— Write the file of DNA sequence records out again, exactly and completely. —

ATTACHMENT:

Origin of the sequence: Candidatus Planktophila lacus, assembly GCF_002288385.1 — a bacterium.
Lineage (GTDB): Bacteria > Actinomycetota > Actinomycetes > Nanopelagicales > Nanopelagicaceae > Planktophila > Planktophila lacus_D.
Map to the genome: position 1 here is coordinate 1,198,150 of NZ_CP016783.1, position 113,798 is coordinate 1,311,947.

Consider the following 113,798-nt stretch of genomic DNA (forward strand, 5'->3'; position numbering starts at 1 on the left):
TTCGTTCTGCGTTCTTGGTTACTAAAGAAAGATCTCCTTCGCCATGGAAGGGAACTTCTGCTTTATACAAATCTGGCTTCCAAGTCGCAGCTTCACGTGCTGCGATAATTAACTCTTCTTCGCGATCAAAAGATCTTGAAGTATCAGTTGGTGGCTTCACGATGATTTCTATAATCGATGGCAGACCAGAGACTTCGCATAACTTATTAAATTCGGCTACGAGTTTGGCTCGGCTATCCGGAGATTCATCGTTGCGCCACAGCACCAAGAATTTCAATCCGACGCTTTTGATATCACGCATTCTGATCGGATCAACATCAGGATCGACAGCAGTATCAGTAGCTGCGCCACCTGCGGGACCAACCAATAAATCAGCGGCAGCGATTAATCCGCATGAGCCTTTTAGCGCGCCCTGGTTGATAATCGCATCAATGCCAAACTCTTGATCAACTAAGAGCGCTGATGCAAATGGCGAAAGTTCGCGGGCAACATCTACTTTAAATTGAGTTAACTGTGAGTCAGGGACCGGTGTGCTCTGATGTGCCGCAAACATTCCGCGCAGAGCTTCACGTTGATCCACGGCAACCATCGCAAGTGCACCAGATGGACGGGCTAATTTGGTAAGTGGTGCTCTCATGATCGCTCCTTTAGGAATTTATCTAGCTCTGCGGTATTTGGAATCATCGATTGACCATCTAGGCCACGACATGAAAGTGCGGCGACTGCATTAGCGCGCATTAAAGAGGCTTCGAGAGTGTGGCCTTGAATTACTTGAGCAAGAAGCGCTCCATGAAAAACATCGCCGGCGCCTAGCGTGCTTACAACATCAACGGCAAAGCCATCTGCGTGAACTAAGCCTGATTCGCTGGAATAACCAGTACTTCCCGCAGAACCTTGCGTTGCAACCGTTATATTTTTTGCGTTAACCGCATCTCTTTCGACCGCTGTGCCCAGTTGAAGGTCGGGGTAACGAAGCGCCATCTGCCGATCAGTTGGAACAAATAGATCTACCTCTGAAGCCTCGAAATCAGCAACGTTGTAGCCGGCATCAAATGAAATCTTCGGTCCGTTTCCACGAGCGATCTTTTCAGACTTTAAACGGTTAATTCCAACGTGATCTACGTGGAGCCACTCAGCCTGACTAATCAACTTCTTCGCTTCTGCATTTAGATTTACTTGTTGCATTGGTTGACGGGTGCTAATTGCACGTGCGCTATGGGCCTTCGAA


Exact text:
Origin of the sequence: Candidatus Planktophila lacus, assembly GCF_002288385.1 — a bacterium.
Lineage (GTDB): Bacteria > Actinomycetota > Actinomycetes > Nanopelagicales > Nanopelagicaceae > Planktophila > Planktophila lacus_D.
Map to the genome: position 1 here is coordinate 1,198,150 of NZ_CP016783.1, position 113,798 is coordinate 1,311,947.

Consider the following 113,798-nt stretch of genomic DNA (forward strand, 5'->3'; position numbering starts at 1 on the left):
TTCGTTCTGCGTTCTTGGTTACTAAAGAAAGATCTCCTTCGCCATGGAAGGGAACTTCTGCTTTATACAAATCTGGCTTCCAAGTCGCAGCTTCACGTGCTGCGATAATTAACTCTTCTTCGCGATCAAAAGATCTTGAAGTATCAGTTGGTGGCTTCACGATGATTTCTATAATCGATGGCAGACCAGAGACTTCGCATAACTTATTAAATTCGGCTACGAGTTTGGCTCGGCTATCCGGAGATTCATCGTTGCGCCACAGCACCAAGAATTTCAATCCGACGCTTTTGATATCACGCATTCTGATCGGATCAACATCAGGATCGACAGCAGTATCAGTAGCTGCGCCACCTGCGGGACCAACCAATAAATCAGCGGCAGCGATTAATCCGCATGAGCCTTTTAGCGCGCCCTGGTTGATAATCGCATCAATGCCAAACTCTTGATCAACTAAGAGCGCTGATGCAAATGGCGAAAGTTCGCGGGCAACATCTACTTTAAATTGAGTTAACTGTGAGTCAGGGACCGGTGTGCTCTGATGTGCCGCAAACATTCCGCGCAGAGCTTCACGTTGATCCACGGCAACCATCGCAAGTGCACCAGATGGACGGGCTAATTTGGTAAGTGGTGCTCTCATGATCGCTCCTTTAGGAATTTATCTAGCTCTGCGGTATTTGGAATCATCGATTGACCATCTAGGCCACGACATGAAAGTGCGGCGACTGCATTAGCGCGCATTAAAGAGGCTTCGAGAGTGTGGCCTTGAATTACTTGAGCAAGAAGCGCTCCATGAAAAACATCGCCGGCGCCTAGCGTGCTTACAACATCAACGGCAAAGCCATCTGCGTGAACTAAGCCTGATTCGCTGGAATAACCAGTACTTCCCGCAGAACCTTGCGTTGCAACCGTTATATTTTTTGCGTTAACCGCATCTCTTTCGACCGCTGTGCCCAGTTGAAGGTCGGGGTAACGAAGCGCCATCTGCCGATCAGTTGGAACAAATAGATCTACCTCTGAAGCCTCGAAATCAGCAACGTTGTAGCCGGCATCAAATGAAATCTTCGGTCCGTTTCCACGAGCGATCTTTTCAGACTTTAAACGGTTAATTCCAACGTGATCTACGTGGAGCCACTCAGCCTGACTAATCAACTTCTTCGCTTCTGCATTTAGATTTACTTGTTGCATTGGTTGACGGGTGCTAATTGCACGTGCGCTATGGGCCTTCGAA